In 1959 he became ill and lost the strength to rub the impression into the paper with the traditional baren. As a result, and inspired by stone-rubbing, he developed a new technique called takuzuri which consists of forcing paper into a deep-cut block with a press and dabbing the raised areas with ink by use of pads.3

In Images of a Changing World: Japanese Prints of the Twentieth Century, the takuzuri technique is described in some detail as follows:

He cuts his blocks in the usual way, then seals them with a water resistant varnish.  He dampens a thin but strong white sheet of paper with a mixture of cellulose glue and water, then places the dampened paper on the cut woodblock, and runs it through an etching press with heavy felt blankets.  This forces the paper into all the cut depressions in the block.  He allows the paper to dry on the block.  Then, with a dabber lightly charged with ink, Sasajima hand applies the ink to what would be the back of the paper if the block had been inked, rather than the paper.  He controls the amount of ink by visual inspection and allows the dabber to leave its mark, as in a rubbing.  After the ink is dry, the paper is lifted from the woodblock.  The ink has been absorbed into the raised portions of the print, allowing the cutout areas of the block to show in the paper as white depressions.  The prints made by this method have a rich tactile surface and a 3-dimensional quality.4

From 1962 he worked primarily on religious themes, including many explorations of Mount Fuji, the Sacred Mountain, and various Buddhist deities. His book of essays on art, Sasajima Kihei gabunshū, Ichijin (笹島喜平画文集・一塵), was published by Tokyo publisher Bijutsu Shuppansha in 1967.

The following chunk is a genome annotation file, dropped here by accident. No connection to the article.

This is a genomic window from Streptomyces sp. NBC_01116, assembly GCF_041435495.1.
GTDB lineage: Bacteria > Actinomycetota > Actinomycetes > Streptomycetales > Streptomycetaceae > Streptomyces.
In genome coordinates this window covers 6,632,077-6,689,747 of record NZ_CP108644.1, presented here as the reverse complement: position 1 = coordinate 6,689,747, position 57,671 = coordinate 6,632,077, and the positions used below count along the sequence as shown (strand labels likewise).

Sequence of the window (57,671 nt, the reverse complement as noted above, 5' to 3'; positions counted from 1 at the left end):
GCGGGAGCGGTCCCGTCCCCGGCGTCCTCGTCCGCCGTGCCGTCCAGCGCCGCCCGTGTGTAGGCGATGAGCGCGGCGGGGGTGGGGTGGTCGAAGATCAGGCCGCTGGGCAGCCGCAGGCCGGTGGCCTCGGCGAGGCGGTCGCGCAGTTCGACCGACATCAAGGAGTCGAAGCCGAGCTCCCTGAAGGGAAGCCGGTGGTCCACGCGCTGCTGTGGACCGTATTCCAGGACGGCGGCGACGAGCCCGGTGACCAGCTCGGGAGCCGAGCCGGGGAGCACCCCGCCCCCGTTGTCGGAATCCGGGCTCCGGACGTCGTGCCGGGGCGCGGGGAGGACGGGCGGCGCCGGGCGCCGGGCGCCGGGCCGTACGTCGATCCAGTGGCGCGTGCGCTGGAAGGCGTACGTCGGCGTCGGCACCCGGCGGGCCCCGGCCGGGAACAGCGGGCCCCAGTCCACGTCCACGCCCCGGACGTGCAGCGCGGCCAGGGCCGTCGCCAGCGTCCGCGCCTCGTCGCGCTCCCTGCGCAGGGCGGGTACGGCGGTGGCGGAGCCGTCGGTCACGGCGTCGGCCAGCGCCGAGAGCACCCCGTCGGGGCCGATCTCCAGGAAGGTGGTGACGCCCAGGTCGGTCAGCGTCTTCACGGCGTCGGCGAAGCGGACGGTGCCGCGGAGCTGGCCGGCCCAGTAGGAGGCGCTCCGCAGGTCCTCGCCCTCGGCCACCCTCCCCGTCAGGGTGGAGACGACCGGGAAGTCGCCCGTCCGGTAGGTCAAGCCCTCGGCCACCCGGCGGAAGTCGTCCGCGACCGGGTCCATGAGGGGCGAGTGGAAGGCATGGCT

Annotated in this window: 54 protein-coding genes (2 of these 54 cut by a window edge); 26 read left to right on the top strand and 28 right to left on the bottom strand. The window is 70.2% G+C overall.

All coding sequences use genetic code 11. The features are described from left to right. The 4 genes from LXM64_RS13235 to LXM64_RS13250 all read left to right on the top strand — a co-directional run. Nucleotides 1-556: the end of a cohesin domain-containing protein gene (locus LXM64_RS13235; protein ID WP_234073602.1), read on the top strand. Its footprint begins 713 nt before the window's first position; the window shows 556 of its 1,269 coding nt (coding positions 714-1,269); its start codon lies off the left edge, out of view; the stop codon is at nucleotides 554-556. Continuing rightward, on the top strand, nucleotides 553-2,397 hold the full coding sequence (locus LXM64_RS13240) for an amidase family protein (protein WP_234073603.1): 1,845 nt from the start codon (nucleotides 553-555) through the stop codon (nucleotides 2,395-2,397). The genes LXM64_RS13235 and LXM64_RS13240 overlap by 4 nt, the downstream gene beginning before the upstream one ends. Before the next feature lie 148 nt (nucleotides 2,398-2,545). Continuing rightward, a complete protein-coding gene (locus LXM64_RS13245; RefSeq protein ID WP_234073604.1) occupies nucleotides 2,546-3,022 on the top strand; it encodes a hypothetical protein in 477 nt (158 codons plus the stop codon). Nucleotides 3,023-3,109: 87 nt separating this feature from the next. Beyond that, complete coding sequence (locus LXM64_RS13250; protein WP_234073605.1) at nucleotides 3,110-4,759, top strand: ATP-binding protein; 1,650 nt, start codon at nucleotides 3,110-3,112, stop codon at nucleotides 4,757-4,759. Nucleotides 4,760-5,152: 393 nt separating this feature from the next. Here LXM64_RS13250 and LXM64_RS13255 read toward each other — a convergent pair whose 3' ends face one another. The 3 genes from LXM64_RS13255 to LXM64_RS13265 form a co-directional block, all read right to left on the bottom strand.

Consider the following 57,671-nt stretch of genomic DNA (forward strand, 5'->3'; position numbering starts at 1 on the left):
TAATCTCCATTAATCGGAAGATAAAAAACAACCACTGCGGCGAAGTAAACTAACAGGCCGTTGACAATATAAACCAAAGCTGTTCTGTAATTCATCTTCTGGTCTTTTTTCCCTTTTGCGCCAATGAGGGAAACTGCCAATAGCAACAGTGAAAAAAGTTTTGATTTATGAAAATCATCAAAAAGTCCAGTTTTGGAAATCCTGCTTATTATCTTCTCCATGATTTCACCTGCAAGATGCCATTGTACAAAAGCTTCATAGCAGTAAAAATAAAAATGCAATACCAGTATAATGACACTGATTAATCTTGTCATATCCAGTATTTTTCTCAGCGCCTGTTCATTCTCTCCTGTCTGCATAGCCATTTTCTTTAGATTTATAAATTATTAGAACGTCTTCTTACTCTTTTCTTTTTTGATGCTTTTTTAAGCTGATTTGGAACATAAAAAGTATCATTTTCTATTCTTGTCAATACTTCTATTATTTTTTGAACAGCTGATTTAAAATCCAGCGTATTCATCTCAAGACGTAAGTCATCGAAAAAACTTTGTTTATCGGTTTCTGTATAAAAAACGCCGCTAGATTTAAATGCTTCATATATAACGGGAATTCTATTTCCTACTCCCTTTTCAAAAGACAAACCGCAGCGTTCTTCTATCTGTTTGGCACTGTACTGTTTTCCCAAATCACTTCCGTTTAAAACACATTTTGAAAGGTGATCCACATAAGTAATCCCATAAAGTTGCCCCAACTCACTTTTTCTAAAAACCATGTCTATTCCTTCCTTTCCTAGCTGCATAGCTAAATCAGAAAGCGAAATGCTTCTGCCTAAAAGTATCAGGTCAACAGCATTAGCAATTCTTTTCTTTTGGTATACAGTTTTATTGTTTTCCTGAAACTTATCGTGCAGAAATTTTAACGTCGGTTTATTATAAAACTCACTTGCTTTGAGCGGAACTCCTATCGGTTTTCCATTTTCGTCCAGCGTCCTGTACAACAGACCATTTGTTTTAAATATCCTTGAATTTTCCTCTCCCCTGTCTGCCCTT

Sasajima experienced numerous health problems in the 1970s, including stomach ulcers, and passed away from respiratory failure at the age 87 on May 31, 1993.  During the last twenty years of his life, his work was both exhibited frequently, including shows at the Takashimaya department store in Tokyo, and published in books, such as the 1980 publication from Kodansha, 笹島喜平版画集 Collection of Prints by Kihei Sasajima.  In 1990, Sasajima was chosen by Tochigi Prefecture as a Person of Cultural Merit, winning the Lifetime Achievement Award.5 

Artists who studied with Sasajima include Ōhashi Hiroaki 大橋弘明 (1931-?), Tani Akira 谷光 (1920-?), Kimura Yoshiharu 木村義治(b. 1934), Hirota Shigeru (1938-?) and Kaneko Kunio 金子邦生 (b. 1949).

Today the artist’s work can be seen at the Mashiko Museum of Ceramic Art, Sasajima Kihei Hall and in the collections of many museums including the British Museum, Hamamatsu Municipal Museum, Japan; Oxford University, England; Berlin Oriental Art Museum; National Museum of Modern Art, Tokyo; National Museum of Modern Art, Kyoto; National Museum of Art, Osaka; Boston Museum of Fine Arts; Tochigi Prefectural Museum; The Art Institute of Chicago and the Harvard Art Museum.

Sasajima Kihei Hall
Source: http://www.mashiko-museum.jp/en/sasajima/index.html

Sasajima Kihei Hall features prints by Kihei Sasajima, a Mashiko-born printmaker. He studied under Shiko Munakata (1903-1975), a printmaker representative of modern Japanese art. Sasajima dedicated his life to black-and-white prints created in “Takuzuri”, his own technique of relief printing. Here at the Museum, we have collected nearly 300 prints and 200 sketches. We switch works once or twice a year, and hand-select approximately 20 pieces each time.

1 The Tolman’s in their book Collecting Japanese Prints: Then and Now report that in 1928 Sasajima studied with the famous mingei potter Shoji Hamada (1894-1978) but it is not clear whether he did this before or after moving to Tokyo.
2 "The Modern Japanese Print: An Internal History of the Sosaku Hanga Movement," Koshiro Onchi, appearing in Ukiyo-e Art, Number Eleven, Special Issue, Modern Japanese Prints, The Japan Ukiyo-e Society, 1965.
3 It is reported that Sasajima used tampons to apply the ink.
4 Images of a Changing World: Japanese Prints of the Twentieth Century, Donald Jenkins, Portland Art Museum, 1983, p. 93.
5 The Person of Cultural Merit award was established to provide a lifetime pension to an individual who has rendered particularly distinguished service related to the advancement and development of culture in such fields as fine arts, literature, music, and drama.